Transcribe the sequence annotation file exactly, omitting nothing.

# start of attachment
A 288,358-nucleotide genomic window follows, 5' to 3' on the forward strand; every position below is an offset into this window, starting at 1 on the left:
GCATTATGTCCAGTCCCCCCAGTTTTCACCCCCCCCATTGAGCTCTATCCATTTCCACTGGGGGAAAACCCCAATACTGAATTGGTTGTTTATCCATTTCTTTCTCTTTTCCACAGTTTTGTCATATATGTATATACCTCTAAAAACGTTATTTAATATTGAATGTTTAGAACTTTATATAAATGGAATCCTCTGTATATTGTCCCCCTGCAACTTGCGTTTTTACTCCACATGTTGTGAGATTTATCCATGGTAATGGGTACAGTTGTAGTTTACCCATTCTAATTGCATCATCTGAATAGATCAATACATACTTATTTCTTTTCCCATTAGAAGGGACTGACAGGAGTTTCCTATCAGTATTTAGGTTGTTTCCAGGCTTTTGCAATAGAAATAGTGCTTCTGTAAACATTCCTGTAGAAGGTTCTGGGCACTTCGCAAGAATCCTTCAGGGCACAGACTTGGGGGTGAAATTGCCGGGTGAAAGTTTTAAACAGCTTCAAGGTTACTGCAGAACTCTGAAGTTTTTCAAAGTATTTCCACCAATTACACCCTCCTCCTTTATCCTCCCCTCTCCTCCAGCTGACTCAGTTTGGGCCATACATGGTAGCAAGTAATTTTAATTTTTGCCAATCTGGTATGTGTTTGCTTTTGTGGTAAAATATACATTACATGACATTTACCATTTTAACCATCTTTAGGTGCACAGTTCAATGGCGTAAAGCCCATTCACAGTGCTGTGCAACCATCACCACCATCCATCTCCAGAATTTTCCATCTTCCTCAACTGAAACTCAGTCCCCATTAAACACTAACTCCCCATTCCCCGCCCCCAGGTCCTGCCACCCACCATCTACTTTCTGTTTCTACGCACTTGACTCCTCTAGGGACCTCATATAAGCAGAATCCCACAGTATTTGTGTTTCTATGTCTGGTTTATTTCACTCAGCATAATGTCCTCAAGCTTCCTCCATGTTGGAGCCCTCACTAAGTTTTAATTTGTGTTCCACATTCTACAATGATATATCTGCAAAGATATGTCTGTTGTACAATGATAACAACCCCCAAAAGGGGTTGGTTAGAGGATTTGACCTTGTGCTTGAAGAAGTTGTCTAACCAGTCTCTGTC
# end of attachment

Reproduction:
A 288,358-nucleotide genomic window follows, 5' to 3' on the forward strand; every position below is an offset into this window, starting at 1 on the left:
GCATTATGTCCAGTCCCCCCAGTTTTCACCCCCCCCATTGAGCTCTATCCATTTCCACTGGGGGAAAACCCCAATACTGAATTGGTTGTTTATCCATTTCTTTCTCTTTTCCACAGTTTTGTCATATATGTATATACCTCTAAAAACGTTATTTAATATTGAATGTTTAGAACTTTATATAAATGGAATCCTCTGTATATTGTCCCCCTGCAACTTGCGTTTTTACTCCACATGTTGTGAGATTTATCCATGGTAATGGGTACAGTTGTAGTTTACCCATTCTAATTGCATCATCTGAATAGATCAATACATACTTATTTCTTTTCCCATTAGAAGGGACTGACAGGAGTTTCCTATCAGTATTTAGGTTGTTTCCAGGCTTTTGCAATAGAAATAGTGCTTCTGTAAACATTCCTGTAGAAGGTTCTGGGCACTTCGCAAGAATCCTTCAGGGCACAGACTTGGGGGTGAAATTGCCGGGTGAAAGTTTTAAACAGCTTCAAGGTTACTGCAGAACTCTGAAGTTTTTCAAAGTATTTCCACCAATTACACCCTCCTCCTTTATCCTCCCCTCTCCTCCAGCTGACTCAGTTTGGGCCATACATGGTAGCAAGTAATTTTAATTTTTGCCAATCTGGTATGTGTTTGCTTTTGTGGTAAAATATACATTACATGACATTTACCATTTTAACCATCTTTAGGTGCACAGTTCAATGGCGTAAAGCCCATTCACAGTGCTGTGCAACCATCACCACCATCCATCTCCAGAATTTTCCATCTTCCTCAACTGAAACTCAGTCCCCATTAAACACTAACTCCCCATTCCCCGCCCCCAGGTCCTGCCACCCACCATCTACTTTCTGTTTCTACGCACTTGACTCCTCTAGGGACCTCATATAAGCAGAATCCCACAGTATTTGTGTTTCTATGTCTGGTTTATTTCACTCAGCATAATGTCCTCAAGCTTCCTCCATGTTGGAGCCCTCACTAAGTTTTAATTTGTGTTCCACATTCTACAATGATATATCTGCAAAGATATGTCTGTTGTACAATGATAACAACCCCCAAAAGGGGTTGGTTAGAGGATTTGACCTTGTGCTTGAAGAAGTTGTCTAACCAGTCTCTGTC